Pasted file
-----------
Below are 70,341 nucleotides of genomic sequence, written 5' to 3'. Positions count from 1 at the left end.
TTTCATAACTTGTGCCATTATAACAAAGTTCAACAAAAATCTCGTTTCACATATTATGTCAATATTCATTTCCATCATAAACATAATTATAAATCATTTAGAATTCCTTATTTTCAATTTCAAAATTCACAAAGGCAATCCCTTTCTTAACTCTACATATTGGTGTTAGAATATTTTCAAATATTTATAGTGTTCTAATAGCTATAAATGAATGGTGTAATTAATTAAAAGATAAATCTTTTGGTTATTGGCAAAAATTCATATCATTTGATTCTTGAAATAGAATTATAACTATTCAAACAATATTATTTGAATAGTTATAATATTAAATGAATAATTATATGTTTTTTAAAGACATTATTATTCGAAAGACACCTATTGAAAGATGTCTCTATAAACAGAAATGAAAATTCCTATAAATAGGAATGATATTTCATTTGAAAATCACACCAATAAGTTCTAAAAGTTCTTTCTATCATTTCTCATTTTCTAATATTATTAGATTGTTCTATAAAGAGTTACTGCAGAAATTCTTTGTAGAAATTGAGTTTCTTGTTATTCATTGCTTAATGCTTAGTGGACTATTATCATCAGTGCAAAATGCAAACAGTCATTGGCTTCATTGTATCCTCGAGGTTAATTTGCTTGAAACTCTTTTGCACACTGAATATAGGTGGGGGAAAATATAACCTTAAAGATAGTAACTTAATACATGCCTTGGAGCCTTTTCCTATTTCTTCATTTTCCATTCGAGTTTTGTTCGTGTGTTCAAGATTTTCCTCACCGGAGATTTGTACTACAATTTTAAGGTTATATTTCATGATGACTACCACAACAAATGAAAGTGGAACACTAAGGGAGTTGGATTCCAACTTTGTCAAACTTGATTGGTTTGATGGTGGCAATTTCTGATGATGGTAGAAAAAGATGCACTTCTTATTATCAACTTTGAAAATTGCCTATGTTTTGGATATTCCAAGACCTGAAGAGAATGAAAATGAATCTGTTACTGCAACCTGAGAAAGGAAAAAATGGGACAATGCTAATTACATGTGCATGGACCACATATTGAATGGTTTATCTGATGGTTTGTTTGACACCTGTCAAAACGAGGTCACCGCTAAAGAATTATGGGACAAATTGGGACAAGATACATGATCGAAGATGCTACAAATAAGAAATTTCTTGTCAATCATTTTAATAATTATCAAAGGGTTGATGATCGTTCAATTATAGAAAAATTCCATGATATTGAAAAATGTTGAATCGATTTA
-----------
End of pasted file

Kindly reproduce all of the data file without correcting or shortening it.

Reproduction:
Below are 70,341 nucleotides of genomic sequence, written 5' to 3'. Positions count from 1 at the left end.
TTTCATAACTTGTGCCATTATAACAAAGTTCAACAAAAATCTCGTTTCACATATTATGTCAATATTCATTTCCATCATAAACATAATTATAAATCATTTAGAATTCCTTATTTTCAATTTCAAAATTCACAAAGGCAATCCCTTTCTTAACTCTACATATTGGTGTTAGAATATTTTCAAATATTTATAGTGTTCTAATAGCTATAAATGAATGGTGTAATTAATTAAAAGATAAATCTTTTGGTTATTGGCAAAAATTCATATCATTTGATTCTTGAAATAGAATTATAACTATTCAAACAATATTATTTGAATAGTTATAATATTAAATGAATAATTATATGTTTTTTAAAGACATTATTATTCGAAAGACACCTATTGAAAGATGTCTCTATAAACAGAAATGAAAATTCCTATAAATAGGAATGATATTTCATTTGAAAATCACACCAATAAGTTCTAAAAGTTCTTTCTATCATTTCTCATTTTCTAATATTATTAGATTGTTCTATAAAGAGTTACTGCAGAAATTCTTTGTAGAAATTGAGTTTCTTGTTATTCATTGCTTAATGCTTAGTGGACTATTATCATCAGTGCAAAATGCAAACAGTCATTGGCTTCATTGTATCCTCGAGGTTAATTTGCTTGAAACTCTTTTGCACACTGAATATAGGTGGGGGAAAATATAACCTTAAAGATAGTAACTTAATACATGCCTTGGAGCCTTTTCCTATTTCTTCATTTTCCATTCGAGTTTTGTTCGTGTGTTCAAGATTTTCCTCACCGGAGATTTGTACTACAATTTTAAGGTTATATTTCATGATGACTACCACAACAAATGAAAGTGGAACACTAAGGGAGTTGGATTCCAACTTTGTCAAACTTGATTGGTTTGATGGTGGCAATTTCTGATGATGGTAGAAAAAGATGCACTTCTTATTATCAACTTTGAAAATTGCCTATGTTTTGGATATTCCAAGACCTGAAGAGAATGAAAATGAATCTGTTACTGCAACCTGAGAAAGGAAAAAATGGGACAATGCTAATTACATGTGCATGGACCACATATTGAATGGTTTATCTGATGGTTTGTTTGACACCTGTCAAAACGAGGTCACCGCTAAAGAATTATGGGACAAATTGGGACAAGATACATGATCGAAGATGCTACAAATAAGAAATTTCTTGTCAATCATTTTAATAATTATCAAAGGGTTGATGATCGTTCAATTATAGAAAAATTCCATGATATTGAAAAATGTTGAATCGATTTA